Whiteman Park / About Us / Aboriginal Cultural Significance

Aboriginal Cultural Significance

Whiteman Park acknowledges the Aboriginal peoples of Western Australia as the traditional custodians of this land and we pay our respects to their Elders, past and present.

Whiteman Park sits on the traditional lands of the Mooro people in Wadjuk country, part of the Noongar nation that covers the southwest of Western Australia.

Much of the land that makes up Whiteman Park has high cultural significance for the local Noongar people, with strong mythological and historical connections.  The Park has extensive wetland systems associated with Bennett Brook and its tributaries, with most of the registered Aboriginal Heritage sites within the Park connected with the Brook. 

Aboriginal groups would travel along the reaches of Bennett Brook, hunting and gathering food while moving from camps in the Guildford area to Lake Gnangara, then beyond to the freshwater chain of wetlands that extend from Lake Goollelal to Yanchep. 

There are ten sites listed in the Register of Aboriginal Sites. These include artefact scatters and sites of cultural significance.  There are five registered sites of significance to Aboriginal people within the current boundaries of Whiteman Park. They are:

  • Bennett Brook (in total), a mythological site registered as ID3692 (S02254)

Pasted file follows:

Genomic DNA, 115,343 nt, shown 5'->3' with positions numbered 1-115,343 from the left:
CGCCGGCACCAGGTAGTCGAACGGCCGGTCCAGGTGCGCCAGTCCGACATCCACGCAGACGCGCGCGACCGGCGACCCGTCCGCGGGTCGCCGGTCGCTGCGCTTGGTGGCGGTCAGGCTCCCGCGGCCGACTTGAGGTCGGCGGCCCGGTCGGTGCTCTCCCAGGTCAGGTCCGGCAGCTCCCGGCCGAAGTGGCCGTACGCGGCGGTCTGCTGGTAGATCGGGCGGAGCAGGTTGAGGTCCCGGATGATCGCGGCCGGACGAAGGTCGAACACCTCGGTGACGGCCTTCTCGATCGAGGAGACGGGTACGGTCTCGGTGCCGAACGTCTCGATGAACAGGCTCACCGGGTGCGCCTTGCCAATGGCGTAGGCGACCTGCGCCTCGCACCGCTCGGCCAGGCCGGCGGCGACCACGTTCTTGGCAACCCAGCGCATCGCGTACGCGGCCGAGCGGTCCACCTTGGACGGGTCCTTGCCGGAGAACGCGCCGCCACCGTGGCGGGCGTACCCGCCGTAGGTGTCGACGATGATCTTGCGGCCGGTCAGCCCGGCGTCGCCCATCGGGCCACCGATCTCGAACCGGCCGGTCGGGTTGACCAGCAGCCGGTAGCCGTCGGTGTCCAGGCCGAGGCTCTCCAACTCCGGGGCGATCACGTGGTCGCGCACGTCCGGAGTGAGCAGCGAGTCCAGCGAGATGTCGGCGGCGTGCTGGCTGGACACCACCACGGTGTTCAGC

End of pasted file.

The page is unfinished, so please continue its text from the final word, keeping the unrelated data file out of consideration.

• Bennett Brook Camp Site, a ceremonial and mythological site registered as ID3840 (SO1997)
  • Bennett Brook: Lord St. 1, a ceremonial site registered as ID3489 (S02663)
  • Mussel Pool, a mythological site registered as ID3745 (S02195)
  • Success Hill, a ceremonial and mythological site registered as ID3757 (S02147)                                                                                                                                                                                                               

On the Swan Coastal Plain, within which Whiteman Park sits, most wetlands are of Aboriginal significance for the following reasons:

  • they are a source of food and water
  • they were used as camping places
  • they have current heritage values, many Aboriginal elders consider wetlands to be spiritual repositories particularly as wetlands are breeding grounds for many living creatures.

This connection with the land is still of vital importance not only to the local Aboriginal community, but to all people visiting the region.